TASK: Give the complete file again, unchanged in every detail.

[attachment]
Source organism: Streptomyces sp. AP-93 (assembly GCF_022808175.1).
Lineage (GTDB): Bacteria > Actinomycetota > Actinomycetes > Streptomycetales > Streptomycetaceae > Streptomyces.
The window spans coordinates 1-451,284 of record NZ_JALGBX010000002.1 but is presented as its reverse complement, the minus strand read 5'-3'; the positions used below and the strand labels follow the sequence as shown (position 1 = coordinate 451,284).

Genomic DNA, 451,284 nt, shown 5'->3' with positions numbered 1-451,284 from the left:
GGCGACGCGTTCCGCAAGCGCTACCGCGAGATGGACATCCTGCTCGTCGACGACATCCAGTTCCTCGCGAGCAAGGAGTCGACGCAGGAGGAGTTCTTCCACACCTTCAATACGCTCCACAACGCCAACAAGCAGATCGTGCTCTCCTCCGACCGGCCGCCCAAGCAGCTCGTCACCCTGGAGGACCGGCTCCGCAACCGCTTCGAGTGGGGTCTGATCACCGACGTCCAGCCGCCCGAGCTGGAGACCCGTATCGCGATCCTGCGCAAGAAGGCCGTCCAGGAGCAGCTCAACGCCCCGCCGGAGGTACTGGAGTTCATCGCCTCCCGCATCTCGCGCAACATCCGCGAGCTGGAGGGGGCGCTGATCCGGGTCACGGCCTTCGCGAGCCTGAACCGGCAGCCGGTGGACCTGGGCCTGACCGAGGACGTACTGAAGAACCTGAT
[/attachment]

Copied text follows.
Source organism: Streptomyces sp. AP-93 (assembly GCF_022808175.1).
Lineage (GTDB): Bacteria > Actinomycetota > Actinomycetes > Streptomycetales > Streptomycetaceae > Streptomyces.
The window spans coordinates 1-451,284 of record NZ_JALGBX010000002.1 but is presented as its reverse complement, the minus strand read 5'-3'; the positions used below and the strand labels follow the sequence as shown (position 1 = coordinate 451,284).

Genomic DNA, 451,284 nt, shown 5'->3' with positions numbered 1-451,284 from the left:
GGCGACGCGTTCCGCAAGCGCTACCGCGAGATGGACATCCTGCTCGTCGACGACATCCAGTTCCTCGCGAGCAAGGAGTCGACGCAGGAGGAGTTCTTCCACACCTTCAATACGCTCCACAACGCCAACAAGCAGATCGTGCTCTCCTCCGACCGGCCGCCCAAGCAGCTCGTCACCCTGGAGGACCGGCTCCGCAACCGCTTCGAGTGGGGTCTGATCACCGACGTCCAGCCGCCCGAGCTGGAGACCCGTATCGCGATCCTGCGCAAGAAGGCCGTCCAGGAGCAGCTCAACGCCCCGCCGGAGGTACTGGAGTTCATCGCCTCCCGCATCTCGCGCAACATCCGCGAGCTGGAGGGGGCGCTGATCCGGGTCACGGCCTTCGCGAGCCTGAACCGGCAGCCGGTGGACCTGGGCCTGACCGAGGACGTACTGAAGAACCTGAT